Do you think that maybe Conservative supporters like Ipsos-Reid realize that and would like to see an election before that erosion really begins to take hold?

Steve V said...

ottlib

That statement is suspicious, particularly when his own numbers show a very tight race in Ontario. Foolish is the last word to use, and yet he does....

daniel said...

Though these numbers look good on the surface for the Liberals, two things need to be considered: 1) It's Ipsos-Reid, people. C'mon. 2) It appears that most of the Liberal increase comes from a rebound in Quebec (plausible) and a surge in Alberta (duhhuhuhh...no, Ipsos, I don't think so).

Even assuming that these numbers were the real deal, the Alberta surge would amount to no more than 2 or 3 extra seats. The Ontario numbers are stagnant, while the Quebec rebound (the most significant trend in this poll) could easily net an extra 15 seats for the Liberals (but almost entirely at the expense of the Bloc).

If I were Stephane Dion, I don't think I'd go out of my way to trigger the government's collapse based solely on a single poll telling me that the prospect of a razor-thin Liberal minority is somewhat probable - especially given that a poll released earlier this week states that support levels are pretty much where they were on election day in 2006.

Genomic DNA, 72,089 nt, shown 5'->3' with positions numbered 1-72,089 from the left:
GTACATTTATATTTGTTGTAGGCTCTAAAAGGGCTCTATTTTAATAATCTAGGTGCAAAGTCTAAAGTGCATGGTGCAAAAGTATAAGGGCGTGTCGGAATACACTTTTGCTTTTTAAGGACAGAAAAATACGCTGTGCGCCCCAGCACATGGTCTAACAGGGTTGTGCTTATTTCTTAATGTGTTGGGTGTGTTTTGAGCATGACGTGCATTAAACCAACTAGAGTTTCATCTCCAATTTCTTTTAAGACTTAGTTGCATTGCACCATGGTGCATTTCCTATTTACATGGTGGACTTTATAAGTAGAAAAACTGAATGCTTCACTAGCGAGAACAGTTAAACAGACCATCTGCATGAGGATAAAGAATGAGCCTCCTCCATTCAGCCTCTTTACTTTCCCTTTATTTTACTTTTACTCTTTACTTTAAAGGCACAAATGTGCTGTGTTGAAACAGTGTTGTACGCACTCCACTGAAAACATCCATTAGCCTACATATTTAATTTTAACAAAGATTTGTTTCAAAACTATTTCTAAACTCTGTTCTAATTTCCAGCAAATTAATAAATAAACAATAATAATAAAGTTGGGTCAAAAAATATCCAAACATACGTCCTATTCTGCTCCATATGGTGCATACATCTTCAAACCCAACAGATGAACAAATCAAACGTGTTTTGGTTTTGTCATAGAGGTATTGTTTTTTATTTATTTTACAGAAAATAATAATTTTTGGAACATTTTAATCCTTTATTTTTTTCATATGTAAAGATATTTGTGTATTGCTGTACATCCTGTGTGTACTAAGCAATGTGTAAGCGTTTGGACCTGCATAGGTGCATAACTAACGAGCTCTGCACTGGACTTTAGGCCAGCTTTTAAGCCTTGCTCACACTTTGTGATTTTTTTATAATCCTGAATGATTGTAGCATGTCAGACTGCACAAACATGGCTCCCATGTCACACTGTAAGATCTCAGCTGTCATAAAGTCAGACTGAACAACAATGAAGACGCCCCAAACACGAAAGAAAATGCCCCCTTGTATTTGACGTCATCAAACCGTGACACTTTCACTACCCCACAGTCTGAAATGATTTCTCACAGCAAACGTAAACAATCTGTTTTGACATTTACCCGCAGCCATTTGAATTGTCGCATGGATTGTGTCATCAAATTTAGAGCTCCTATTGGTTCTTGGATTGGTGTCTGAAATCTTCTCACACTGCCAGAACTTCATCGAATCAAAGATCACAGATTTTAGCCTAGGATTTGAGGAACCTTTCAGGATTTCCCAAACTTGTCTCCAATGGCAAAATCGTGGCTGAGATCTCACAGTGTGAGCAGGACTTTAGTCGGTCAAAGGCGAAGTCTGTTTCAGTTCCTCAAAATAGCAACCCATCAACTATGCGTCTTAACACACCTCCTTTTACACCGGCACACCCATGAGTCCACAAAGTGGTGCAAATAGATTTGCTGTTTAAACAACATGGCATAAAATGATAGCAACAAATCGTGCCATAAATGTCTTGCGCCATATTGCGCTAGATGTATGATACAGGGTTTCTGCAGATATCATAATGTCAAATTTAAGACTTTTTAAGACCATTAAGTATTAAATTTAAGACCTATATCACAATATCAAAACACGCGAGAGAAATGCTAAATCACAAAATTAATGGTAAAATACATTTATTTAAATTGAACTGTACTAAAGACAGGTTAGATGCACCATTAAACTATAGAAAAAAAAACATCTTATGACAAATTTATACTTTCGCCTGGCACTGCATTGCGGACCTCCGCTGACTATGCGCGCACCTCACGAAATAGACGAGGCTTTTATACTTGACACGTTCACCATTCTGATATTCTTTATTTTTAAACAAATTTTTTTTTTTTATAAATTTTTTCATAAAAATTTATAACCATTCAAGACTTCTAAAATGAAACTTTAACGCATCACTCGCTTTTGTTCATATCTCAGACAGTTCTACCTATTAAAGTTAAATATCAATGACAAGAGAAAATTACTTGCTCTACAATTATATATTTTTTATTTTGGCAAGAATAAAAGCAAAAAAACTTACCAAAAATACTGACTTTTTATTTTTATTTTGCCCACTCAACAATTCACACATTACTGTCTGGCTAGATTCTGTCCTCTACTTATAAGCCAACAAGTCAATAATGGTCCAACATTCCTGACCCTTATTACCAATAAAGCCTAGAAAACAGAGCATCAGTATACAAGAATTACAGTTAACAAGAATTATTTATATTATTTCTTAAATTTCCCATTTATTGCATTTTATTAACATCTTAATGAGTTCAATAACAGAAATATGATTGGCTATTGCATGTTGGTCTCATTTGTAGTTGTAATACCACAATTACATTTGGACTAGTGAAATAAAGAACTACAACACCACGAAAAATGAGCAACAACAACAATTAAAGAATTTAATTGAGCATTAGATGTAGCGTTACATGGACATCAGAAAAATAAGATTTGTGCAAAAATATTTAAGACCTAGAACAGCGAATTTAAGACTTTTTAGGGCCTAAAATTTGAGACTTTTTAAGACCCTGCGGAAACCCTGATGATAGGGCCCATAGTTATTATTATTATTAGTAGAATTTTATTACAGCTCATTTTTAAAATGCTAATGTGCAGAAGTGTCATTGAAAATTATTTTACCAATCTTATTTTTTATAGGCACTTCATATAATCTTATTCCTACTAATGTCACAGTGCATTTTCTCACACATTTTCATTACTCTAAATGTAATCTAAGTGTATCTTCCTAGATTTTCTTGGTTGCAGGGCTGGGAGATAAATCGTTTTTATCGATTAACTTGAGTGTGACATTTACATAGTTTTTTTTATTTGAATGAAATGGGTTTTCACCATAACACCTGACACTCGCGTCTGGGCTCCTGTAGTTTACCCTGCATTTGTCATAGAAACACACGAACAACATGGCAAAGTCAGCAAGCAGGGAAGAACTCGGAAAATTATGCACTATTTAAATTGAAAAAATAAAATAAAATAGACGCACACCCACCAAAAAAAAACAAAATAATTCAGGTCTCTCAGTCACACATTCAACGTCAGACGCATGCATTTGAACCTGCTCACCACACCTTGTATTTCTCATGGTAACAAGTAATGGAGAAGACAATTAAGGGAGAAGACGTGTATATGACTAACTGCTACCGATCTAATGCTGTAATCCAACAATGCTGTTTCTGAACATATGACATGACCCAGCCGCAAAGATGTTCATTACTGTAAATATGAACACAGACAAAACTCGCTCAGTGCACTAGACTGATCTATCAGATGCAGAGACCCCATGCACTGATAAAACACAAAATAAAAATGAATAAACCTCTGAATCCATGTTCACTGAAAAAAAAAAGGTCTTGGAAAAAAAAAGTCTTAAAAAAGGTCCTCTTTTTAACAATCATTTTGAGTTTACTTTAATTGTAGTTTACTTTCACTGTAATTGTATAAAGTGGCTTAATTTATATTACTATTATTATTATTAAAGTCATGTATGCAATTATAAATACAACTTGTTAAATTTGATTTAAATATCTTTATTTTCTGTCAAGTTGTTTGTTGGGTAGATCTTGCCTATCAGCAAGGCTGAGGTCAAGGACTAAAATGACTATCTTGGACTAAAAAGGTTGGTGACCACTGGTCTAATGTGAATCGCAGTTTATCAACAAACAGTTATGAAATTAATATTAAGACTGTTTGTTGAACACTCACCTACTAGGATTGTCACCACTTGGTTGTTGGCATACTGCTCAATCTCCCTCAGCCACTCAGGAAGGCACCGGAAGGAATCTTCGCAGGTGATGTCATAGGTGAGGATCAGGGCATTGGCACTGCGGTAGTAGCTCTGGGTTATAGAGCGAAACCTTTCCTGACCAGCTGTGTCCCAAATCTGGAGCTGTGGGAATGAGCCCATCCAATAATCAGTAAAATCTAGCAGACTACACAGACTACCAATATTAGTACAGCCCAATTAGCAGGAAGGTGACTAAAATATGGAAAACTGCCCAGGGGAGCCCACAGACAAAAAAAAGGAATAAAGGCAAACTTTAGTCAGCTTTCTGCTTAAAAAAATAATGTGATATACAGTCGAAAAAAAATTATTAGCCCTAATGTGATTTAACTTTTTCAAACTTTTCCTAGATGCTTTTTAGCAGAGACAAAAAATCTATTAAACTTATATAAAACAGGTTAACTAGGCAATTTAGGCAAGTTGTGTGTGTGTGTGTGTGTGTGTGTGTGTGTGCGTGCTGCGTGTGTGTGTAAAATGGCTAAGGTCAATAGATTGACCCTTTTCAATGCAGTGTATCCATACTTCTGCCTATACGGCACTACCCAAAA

Seriously, all polling outfits except for SES should be banned from publishing outside of an election period. Any party leader who pledges to crack down on pollsters has my vote ;)

Gayle said...

"Do you think that maybe Conservative supporters like Ipsos-Reid realize that and would like to see an election before that erosion really begins to take hold?"

In the alternative, if the numbers are actually turning to the liberals (though I too do not accept the Alberta numbers - and even if they are true, as soon as Albertans realize the results of their little protest they will run back to Harper) - IR actually believes this is a good time for Dion to go, and wants to push the notion Dion is being opportunistic and hypocritical by doing so now after failing to bring Harper down a couple of months ago.

burlivespipe said...

While Alberta demographics have changed drastically over the past 4-5 years, due to the influx of new Canadians and easterners, it would be a huge leap of faith to think that it could result in a 10% jump in Liberal support. So does that make the CONs at 50% now?
Edmonton remains potentially ripe territory, in 2-3 ridings. But the rest is dreamsville.
However, perhaps Stelmach's troubles -- and he is suffering bad press of late, with the Chandler thing and now the 'stolen personality' joke making the rounds -- is confusing the respondents when they give their answer. A provincial election is in the offing, and its apparent that if you want a different government, the only choice at this time is Taft's Liberals.

Anonymous said...

Huh? Isn't it against the law or something to vote anything but Conservative in Alberta?